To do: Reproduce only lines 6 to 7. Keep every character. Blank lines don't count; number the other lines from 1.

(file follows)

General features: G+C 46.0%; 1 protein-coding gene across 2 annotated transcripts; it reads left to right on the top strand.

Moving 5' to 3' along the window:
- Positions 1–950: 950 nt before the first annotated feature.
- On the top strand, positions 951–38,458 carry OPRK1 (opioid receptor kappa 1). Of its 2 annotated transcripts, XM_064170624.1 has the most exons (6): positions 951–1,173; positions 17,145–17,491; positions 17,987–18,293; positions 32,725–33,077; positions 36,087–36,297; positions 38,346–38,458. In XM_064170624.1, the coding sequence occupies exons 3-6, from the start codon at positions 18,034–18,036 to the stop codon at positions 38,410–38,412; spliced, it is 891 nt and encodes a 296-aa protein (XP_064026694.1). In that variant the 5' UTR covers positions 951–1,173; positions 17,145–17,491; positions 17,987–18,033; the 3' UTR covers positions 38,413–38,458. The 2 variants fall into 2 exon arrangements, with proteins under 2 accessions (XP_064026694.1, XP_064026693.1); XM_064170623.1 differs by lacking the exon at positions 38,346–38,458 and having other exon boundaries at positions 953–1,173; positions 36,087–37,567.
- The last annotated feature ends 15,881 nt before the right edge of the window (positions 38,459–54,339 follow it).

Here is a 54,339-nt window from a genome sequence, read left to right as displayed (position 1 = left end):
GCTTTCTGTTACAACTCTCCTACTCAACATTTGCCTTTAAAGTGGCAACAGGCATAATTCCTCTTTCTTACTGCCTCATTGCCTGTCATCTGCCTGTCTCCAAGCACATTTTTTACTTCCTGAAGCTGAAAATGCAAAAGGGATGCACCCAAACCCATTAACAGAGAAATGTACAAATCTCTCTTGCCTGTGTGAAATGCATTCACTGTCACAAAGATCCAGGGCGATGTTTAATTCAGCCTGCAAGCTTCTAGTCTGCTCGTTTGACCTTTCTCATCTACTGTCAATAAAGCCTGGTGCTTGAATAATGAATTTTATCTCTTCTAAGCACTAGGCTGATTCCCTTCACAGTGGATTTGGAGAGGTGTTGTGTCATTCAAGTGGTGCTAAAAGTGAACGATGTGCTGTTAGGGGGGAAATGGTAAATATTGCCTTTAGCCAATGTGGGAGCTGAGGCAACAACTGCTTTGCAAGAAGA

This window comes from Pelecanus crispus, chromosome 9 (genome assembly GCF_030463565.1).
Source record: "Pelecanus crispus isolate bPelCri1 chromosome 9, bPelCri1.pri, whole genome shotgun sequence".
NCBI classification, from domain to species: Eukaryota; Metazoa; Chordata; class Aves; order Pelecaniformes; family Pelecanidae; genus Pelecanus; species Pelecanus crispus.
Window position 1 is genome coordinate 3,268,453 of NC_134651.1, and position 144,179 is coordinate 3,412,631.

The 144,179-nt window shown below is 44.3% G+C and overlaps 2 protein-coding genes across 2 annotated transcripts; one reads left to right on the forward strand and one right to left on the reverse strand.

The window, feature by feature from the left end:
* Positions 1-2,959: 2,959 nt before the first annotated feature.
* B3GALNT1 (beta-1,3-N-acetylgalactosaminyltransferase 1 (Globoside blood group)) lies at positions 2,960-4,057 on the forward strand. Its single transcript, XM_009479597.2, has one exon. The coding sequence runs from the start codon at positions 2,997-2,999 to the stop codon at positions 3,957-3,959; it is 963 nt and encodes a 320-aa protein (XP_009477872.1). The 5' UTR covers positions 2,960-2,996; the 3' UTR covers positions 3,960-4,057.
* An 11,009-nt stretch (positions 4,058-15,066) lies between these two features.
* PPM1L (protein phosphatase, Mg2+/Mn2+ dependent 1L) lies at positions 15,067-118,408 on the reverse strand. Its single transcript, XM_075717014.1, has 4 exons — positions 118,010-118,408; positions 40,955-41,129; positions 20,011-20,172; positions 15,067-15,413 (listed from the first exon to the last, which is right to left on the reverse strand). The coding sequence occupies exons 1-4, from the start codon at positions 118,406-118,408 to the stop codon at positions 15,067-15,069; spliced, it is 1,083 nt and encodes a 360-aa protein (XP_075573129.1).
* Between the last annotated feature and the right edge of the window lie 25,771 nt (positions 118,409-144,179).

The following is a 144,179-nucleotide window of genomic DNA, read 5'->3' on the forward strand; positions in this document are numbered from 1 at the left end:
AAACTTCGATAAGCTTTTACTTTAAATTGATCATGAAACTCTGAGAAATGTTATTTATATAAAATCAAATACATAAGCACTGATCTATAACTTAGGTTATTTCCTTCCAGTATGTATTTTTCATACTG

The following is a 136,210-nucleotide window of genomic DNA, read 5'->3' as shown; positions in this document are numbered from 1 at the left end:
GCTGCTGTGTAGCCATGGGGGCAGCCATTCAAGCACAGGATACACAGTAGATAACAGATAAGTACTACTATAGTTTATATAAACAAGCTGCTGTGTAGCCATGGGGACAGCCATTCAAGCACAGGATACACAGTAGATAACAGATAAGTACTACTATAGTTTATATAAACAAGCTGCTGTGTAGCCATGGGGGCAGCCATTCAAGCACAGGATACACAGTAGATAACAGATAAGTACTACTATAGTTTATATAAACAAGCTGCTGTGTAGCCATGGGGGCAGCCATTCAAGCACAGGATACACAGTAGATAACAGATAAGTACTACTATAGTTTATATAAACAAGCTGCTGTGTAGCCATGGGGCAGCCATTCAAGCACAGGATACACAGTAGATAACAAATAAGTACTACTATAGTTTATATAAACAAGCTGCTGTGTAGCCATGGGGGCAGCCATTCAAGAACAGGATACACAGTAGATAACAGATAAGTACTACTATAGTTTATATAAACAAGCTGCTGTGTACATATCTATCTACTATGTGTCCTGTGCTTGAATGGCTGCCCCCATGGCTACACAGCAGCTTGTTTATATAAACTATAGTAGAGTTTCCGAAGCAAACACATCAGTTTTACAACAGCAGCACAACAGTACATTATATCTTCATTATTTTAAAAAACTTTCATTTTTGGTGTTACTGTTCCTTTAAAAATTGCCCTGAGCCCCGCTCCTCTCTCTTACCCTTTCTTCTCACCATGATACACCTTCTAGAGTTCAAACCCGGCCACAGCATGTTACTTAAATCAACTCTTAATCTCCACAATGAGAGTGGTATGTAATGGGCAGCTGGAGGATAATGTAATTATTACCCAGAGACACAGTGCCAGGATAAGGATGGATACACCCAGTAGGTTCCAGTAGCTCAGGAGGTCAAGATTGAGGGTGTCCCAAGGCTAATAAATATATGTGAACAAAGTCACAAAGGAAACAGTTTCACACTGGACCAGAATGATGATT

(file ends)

Here is a 54,339-nt window from a genome sequence, read left to right as displayed (position 1 = left end):
GCTTTCTGTTACAACTCTCCTACTCAACATTTGCCTTTAAAGTGGCAACAGGCATAATTCCTCTTTCTTACTGCCTCATTGCCTGTCATCTGCCTGTCTCCAAGCACATTTTTTACTTCCTGAAGCTGAAAATGCAAAAGGGATGCACCCAAACCCATTAACAGAGAAATGTACAAATCTCTCTTGCCTGTGTGAAATGCATTCACTGTCACAAAGATCCAGGGCGATGTTTAATTCAGCCTGCAAGCTTCTAGTCTGCTCGTTTGACCTTTCTCATCTACTGTCAATAAAGCCTGGTGCTTGAATAATGAATTTTATCTCTTCTAAGCACTAGGCTGATTCCCTTCACAGTGGATTTGGAGAGGTGTTGTGTCATTCAAGTGGTGCTAAAAGTGAACGATGTGCTGTTAGGGGGGAAATGGTAAATATTGCCTTTAGCCAATGTGGGAGCTGAGGCAACAACTGCTTTGCAAGAAGA